EmrE, a model for studying evolution and mechanism of ion-coupled transporters

Biochim Biophys Acta. 2009 May;1794(5):748-62. doi: 10.1016/j.bbapap.2008.12.018. Epub 2009 Jan 3.

Abstract

EmrE is a small (110 residues) SMR transporter from Escherichia coli that extrudes positively charged aromatic drugs in exchange for two protons, thus rendering bacteria resistant to a variety of toxic compounds. Due to its size, stability and retention of its function upon solubilization in detergent, EmrE provides a unique experimental paradigm for the biochemical and biophysical studies of membrane based ion-coupled transporters. In addition, EmrE has been in center stage in the past two years because it provides also a paradigm for the study of the evolution of membrane proteins. Controversy around this topic is still going on and some novel concepts are surfacing that may contribute to our understanding of evolution of topology of membrane proteins. Furthermore, based on the findings that the cell multidrug transporters interact functionally we introduce the concept of a cell Resistosome.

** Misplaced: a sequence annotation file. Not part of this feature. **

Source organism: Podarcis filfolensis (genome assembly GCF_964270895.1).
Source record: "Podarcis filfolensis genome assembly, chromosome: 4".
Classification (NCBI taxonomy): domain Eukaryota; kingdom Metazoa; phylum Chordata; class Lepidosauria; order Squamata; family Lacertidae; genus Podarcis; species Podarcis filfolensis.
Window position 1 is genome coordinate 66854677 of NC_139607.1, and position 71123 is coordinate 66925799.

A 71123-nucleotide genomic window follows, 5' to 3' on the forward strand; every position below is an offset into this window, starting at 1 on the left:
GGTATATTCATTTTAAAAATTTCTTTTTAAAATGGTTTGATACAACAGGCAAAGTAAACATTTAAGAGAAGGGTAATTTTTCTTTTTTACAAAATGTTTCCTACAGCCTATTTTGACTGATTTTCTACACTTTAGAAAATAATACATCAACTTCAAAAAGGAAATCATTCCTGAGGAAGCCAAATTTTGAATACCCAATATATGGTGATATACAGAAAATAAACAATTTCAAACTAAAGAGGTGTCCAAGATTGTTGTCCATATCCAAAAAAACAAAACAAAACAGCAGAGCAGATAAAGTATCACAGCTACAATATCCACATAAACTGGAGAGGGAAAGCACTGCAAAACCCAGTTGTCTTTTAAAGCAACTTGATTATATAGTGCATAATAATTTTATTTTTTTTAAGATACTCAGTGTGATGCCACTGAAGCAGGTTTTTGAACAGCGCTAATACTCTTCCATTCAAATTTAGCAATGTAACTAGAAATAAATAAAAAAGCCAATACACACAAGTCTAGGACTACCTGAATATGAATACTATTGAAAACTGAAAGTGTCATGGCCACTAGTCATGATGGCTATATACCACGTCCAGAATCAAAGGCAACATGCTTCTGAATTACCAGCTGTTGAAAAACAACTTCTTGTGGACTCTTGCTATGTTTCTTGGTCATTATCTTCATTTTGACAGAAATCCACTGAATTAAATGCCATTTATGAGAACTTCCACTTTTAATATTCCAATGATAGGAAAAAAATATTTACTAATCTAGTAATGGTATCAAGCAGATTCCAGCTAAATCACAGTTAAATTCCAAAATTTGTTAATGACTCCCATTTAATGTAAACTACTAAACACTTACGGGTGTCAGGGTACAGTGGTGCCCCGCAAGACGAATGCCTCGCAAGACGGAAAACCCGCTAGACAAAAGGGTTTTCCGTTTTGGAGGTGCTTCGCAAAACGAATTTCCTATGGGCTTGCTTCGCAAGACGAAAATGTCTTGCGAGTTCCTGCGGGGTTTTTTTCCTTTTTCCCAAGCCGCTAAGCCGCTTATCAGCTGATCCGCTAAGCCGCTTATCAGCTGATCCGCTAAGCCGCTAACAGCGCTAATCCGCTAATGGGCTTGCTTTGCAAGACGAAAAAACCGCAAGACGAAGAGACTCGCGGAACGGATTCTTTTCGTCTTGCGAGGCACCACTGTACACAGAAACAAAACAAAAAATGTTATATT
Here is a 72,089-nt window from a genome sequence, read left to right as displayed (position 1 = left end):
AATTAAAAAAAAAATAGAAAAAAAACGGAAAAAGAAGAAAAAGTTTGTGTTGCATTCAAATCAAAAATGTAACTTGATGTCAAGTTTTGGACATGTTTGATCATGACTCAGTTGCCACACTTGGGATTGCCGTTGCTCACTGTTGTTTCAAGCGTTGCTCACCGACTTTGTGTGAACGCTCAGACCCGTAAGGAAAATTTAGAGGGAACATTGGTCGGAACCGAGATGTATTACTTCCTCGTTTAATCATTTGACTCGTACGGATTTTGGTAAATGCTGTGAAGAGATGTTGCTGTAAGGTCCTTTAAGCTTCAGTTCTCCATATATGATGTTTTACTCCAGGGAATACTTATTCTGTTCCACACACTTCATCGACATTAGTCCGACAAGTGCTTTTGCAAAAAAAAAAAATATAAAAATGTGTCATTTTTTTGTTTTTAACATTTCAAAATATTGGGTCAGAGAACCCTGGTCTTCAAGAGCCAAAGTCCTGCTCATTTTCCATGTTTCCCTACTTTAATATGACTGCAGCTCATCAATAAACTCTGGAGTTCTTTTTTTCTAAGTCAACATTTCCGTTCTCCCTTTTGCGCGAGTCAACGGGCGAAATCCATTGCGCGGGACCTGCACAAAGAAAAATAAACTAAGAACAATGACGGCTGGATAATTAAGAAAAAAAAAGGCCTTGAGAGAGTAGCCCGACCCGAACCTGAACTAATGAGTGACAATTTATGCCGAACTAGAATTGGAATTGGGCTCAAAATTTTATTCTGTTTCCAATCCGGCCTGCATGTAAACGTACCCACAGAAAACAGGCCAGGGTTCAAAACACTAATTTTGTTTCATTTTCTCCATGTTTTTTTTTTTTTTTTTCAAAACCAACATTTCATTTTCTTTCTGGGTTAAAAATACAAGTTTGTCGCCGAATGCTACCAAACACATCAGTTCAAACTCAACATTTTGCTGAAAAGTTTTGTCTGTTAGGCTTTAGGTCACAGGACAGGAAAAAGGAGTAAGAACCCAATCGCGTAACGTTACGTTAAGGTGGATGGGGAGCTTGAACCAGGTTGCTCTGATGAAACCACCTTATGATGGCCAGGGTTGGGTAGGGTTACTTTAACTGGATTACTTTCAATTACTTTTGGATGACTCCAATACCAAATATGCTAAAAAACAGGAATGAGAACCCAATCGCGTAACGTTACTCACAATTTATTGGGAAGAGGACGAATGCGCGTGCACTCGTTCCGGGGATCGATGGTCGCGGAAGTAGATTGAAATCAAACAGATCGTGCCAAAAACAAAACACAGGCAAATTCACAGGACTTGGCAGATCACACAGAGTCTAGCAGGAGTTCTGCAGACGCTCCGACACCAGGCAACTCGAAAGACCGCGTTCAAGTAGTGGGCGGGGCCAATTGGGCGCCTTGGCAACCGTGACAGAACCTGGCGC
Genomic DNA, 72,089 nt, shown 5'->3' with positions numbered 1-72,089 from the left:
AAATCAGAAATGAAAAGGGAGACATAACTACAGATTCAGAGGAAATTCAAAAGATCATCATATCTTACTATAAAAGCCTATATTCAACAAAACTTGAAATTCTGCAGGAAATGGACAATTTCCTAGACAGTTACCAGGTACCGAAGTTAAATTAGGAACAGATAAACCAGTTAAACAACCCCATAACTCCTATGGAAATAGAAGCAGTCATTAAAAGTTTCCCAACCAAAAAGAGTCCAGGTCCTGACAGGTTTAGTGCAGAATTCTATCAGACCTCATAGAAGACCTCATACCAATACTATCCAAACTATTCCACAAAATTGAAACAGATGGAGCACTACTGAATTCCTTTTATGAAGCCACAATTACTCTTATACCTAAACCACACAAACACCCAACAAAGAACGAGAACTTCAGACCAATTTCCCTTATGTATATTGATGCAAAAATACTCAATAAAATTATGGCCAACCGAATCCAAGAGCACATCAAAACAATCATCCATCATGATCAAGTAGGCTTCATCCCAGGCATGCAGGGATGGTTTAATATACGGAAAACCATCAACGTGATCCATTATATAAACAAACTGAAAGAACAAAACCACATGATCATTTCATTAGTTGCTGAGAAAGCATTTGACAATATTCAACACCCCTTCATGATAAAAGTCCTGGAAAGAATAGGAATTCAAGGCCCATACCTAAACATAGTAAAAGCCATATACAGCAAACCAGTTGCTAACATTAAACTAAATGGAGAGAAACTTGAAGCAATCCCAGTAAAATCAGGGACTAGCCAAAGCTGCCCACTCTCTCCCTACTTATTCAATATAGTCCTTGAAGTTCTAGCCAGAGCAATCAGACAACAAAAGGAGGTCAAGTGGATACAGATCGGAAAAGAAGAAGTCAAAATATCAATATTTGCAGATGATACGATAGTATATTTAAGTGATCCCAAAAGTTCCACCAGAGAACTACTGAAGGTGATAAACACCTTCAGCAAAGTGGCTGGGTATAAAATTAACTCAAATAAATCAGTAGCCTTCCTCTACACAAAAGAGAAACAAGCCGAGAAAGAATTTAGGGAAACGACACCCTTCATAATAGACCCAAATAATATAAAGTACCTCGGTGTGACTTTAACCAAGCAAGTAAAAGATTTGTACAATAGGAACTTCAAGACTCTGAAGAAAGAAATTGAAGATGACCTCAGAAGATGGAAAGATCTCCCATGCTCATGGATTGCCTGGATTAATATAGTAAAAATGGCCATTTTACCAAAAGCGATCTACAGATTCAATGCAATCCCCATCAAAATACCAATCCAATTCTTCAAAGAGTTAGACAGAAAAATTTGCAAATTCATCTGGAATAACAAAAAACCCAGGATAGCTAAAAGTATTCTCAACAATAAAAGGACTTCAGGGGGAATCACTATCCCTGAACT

Publication types

  • Research Support, N.I.H., Extramural
  • Research Support, Non-U.S. Gov't
  • Review

MeSH terms

  • Antiporters / genetics*
  • Antiporters / physiology*
  • Escherichia coli Proteins / genetics*
  • Escherichia coli Proteins / physiology*
  • Evolution, Molecular
  • Glutamic Acid / physiology
  • Glycine
  • Membrane Transport Proteins / physiology
  • Protein Multimerization
  • Protein Structure, Tertiary
  • Tryptophan / physiology

Substances

  • Antiporters
  • Escherichia coli Proteins
  • Membrane Transport Proteins
  • EmrE protein, E coli
  • Glutamic Acid
  • Tryptophan
  • Glycine